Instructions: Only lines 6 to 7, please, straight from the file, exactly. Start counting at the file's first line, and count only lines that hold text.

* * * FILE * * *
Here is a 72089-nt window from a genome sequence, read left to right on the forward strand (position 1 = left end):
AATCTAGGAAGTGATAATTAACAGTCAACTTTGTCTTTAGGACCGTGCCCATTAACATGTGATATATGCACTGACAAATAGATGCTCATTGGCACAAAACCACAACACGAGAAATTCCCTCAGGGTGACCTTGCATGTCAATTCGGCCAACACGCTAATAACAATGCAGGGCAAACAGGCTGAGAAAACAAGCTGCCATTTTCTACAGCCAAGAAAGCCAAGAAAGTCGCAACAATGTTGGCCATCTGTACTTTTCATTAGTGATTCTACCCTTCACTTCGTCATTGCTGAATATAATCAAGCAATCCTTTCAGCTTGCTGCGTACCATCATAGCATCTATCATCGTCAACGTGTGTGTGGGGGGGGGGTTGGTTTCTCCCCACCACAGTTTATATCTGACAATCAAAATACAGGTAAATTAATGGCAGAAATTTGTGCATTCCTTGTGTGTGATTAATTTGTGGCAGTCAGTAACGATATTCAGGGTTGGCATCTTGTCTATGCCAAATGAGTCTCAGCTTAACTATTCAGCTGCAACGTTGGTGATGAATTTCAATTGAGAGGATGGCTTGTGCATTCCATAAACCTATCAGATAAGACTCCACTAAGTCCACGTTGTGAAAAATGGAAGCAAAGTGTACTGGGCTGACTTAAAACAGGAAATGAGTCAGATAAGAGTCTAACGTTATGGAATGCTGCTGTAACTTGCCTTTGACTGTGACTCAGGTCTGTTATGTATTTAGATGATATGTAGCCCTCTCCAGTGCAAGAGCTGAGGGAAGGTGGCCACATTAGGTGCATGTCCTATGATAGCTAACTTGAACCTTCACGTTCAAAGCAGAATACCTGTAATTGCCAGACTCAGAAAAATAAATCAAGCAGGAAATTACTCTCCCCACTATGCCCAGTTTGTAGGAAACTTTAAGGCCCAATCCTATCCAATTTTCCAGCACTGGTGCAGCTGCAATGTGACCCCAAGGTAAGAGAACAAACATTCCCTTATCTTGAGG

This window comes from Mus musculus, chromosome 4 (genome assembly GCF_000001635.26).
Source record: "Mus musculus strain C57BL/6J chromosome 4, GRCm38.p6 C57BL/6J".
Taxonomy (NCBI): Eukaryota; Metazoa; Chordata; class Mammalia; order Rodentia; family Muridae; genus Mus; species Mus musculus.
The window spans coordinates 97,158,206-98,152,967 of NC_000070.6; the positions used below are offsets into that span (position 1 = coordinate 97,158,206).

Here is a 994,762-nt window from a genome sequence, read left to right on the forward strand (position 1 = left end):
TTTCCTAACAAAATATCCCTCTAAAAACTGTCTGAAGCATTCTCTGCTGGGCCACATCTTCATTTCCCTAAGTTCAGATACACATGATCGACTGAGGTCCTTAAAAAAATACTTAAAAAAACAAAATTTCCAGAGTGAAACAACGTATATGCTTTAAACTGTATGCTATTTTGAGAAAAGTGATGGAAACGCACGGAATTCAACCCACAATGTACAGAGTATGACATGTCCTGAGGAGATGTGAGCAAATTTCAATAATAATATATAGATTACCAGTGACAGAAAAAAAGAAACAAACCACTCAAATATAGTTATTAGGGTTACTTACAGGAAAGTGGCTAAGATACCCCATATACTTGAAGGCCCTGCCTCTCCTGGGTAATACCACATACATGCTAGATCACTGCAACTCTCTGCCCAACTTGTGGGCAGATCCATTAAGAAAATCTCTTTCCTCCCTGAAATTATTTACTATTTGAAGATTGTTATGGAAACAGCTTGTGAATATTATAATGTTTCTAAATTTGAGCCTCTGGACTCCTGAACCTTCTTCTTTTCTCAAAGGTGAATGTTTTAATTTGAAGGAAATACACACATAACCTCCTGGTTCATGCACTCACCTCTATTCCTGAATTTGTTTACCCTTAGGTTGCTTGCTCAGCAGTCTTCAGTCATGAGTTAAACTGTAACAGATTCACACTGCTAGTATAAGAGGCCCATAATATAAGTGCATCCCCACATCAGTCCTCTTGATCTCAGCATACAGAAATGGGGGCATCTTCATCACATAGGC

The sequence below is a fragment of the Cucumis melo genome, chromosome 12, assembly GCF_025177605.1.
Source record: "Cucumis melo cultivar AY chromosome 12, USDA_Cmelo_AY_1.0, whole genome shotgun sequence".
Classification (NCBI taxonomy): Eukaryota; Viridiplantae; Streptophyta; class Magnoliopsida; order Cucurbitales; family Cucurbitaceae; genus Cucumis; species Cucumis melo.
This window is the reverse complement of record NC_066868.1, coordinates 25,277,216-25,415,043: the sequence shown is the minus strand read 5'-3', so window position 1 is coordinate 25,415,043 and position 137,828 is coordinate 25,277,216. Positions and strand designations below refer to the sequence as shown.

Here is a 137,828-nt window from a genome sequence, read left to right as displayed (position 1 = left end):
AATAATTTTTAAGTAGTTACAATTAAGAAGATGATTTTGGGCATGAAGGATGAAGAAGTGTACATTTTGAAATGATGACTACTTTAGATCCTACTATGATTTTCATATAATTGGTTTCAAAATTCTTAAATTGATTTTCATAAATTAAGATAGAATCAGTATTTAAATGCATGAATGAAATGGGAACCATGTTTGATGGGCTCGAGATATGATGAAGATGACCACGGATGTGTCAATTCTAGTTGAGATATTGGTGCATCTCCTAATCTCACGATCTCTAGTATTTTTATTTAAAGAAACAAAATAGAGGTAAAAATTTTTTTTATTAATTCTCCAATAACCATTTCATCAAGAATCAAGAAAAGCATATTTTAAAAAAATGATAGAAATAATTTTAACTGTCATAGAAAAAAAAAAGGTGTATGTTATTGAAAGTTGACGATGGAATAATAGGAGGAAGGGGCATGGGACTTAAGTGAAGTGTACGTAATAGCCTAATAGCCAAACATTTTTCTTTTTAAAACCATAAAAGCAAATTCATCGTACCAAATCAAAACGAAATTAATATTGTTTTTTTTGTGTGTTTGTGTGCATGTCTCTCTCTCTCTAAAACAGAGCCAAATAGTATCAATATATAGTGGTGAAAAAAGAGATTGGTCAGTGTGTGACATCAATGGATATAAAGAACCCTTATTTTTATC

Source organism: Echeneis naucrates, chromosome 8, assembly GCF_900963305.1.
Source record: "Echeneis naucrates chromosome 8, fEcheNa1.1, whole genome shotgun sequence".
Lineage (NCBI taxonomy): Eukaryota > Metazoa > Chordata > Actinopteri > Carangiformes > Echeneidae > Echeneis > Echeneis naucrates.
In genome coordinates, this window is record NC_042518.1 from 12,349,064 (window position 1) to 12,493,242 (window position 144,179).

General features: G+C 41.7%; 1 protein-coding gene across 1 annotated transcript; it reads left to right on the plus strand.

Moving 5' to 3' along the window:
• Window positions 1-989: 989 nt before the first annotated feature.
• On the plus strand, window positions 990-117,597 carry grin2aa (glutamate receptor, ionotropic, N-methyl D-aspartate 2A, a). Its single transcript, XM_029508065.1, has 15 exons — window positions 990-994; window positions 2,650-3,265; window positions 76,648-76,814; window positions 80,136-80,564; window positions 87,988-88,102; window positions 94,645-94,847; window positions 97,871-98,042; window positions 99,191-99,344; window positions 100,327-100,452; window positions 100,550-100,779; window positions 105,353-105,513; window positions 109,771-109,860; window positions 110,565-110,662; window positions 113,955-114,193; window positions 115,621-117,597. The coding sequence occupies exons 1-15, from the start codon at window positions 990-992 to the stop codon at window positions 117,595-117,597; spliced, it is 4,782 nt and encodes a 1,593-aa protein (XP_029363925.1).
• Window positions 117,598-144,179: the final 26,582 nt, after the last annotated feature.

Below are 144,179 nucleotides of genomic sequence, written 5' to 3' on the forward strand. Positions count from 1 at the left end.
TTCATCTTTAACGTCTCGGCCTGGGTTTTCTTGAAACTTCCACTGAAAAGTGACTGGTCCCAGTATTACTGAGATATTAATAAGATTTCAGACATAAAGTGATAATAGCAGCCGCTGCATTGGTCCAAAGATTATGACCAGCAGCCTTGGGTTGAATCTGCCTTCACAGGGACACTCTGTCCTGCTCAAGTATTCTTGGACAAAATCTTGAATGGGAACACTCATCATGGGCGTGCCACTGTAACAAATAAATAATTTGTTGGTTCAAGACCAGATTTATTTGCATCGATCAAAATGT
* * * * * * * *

The window spans coordinates 97,158,206-98,152,967 of NC_000070.6; the positions used below are offsets into that span (position 1 = coordinate 97,158,206).

Here is a 994,762-nt window from a genome sequence, read left to right on the forward strand (position 1 = left end):